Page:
My good friend @badgerpendous has just posted his miscellaneous coop notes that's a nice list of "if I'd known beforehand, I would have..." items for all you newbie DIY coop-builders out there.
Once you get to his blog, you can see the rest of the coop updates to see how the process played out over time, but I really like the lessons-learned list.
See, before we got our own pre-fab plastic Eglu, I'd entertained the idea of building a coop from scratch. It didn't take me too long, however, to realize that the amount of time, tools and raw materials I'd have to buy would approach the cost of an Eglu, so I went the pre-fab route.
Without a lot of budget discipline, you can easily clear $400 building your own from scratch, not including the price of books to help you plan.
While there are a lot of great books out there with fabulous plans to use to build your own, I'm a man who knows my limitations. And the price I pay is to get some serious chicken coop envy when I see setups like that at badgerpendous or over on greenfrieda's blog. (sometimes I'll even window shop by searching on "chicken coop" on Flickr)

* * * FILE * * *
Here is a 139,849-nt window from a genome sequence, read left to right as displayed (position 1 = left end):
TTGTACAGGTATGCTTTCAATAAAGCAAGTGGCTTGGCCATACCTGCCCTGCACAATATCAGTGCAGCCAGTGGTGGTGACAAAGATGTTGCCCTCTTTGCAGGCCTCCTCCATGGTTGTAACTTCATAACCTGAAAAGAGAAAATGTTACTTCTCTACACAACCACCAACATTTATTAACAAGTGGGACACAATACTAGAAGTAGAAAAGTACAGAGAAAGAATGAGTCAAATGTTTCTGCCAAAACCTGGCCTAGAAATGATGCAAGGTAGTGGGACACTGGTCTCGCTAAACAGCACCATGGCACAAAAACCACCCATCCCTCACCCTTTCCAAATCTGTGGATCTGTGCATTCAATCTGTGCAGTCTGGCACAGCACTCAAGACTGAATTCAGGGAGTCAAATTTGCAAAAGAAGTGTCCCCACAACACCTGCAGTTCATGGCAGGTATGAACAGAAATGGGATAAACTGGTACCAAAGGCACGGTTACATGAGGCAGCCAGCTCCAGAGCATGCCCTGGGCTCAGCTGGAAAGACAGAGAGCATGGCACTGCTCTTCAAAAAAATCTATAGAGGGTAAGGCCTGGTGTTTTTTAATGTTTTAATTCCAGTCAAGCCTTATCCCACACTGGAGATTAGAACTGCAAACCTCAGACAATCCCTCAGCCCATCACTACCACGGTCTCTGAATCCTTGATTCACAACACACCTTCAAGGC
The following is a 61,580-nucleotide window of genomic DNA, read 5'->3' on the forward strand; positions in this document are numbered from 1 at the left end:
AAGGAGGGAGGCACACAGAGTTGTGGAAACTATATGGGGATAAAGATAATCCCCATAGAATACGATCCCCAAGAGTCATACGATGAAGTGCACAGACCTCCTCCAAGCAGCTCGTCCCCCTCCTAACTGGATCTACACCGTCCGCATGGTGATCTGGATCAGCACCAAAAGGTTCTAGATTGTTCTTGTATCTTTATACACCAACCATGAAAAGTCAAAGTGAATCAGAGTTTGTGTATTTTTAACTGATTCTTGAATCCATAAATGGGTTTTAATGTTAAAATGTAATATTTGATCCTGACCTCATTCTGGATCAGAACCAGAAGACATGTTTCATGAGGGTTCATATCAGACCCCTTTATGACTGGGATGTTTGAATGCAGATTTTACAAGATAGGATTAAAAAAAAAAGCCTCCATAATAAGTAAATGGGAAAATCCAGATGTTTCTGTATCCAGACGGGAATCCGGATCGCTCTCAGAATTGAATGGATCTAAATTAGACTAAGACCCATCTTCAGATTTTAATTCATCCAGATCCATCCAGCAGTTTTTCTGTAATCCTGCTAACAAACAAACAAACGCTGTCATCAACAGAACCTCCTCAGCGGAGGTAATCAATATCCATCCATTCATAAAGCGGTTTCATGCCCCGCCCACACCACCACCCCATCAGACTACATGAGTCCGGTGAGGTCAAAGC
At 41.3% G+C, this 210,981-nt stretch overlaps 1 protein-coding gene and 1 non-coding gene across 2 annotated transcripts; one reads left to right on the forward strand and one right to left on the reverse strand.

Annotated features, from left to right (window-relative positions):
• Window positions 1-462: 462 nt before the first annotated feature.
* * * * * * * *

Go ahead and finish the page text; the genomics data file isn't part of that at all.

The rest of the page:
Edging away from building your own? If plastic's not your thing but you're looking for a high-end easy-to-assemble coop, you can also check out the offerings at Henspa.
Whatever you do, make sure your chickens get the right housing and you'll be rolling in eggs for a good long time!
My next door neighbor built his coop at about the same time, and he designed his own from scratch. (I'm VERY happy I purchased an inexpensive set of plans for mine) He's got just a few more bits to finish up, which is nice because his hens are just about ready to move outside.
I'm going to ask him for a list of what he's learned so I can beef up my list.
Good tips from badgerpendous, especially about painting/treating the wood before assembling. There's a good wood treatment - not messy at all - that I recommend in my coop plan called Internal Wood Stabilizer by TimberPro UV.
Also, if your coop is to have an access door for people to walk through, hinge it so that it opens towards the inside. This will help you keep the chickens from rushing out if you don't want them to.
One more important tip: if building is not your hobby or profession, a detailed plan will help you far more than one that gives only a few views and basic dimensions. Of course, I happen to offer just such a plan. . .
:) Thanks for the post! –John
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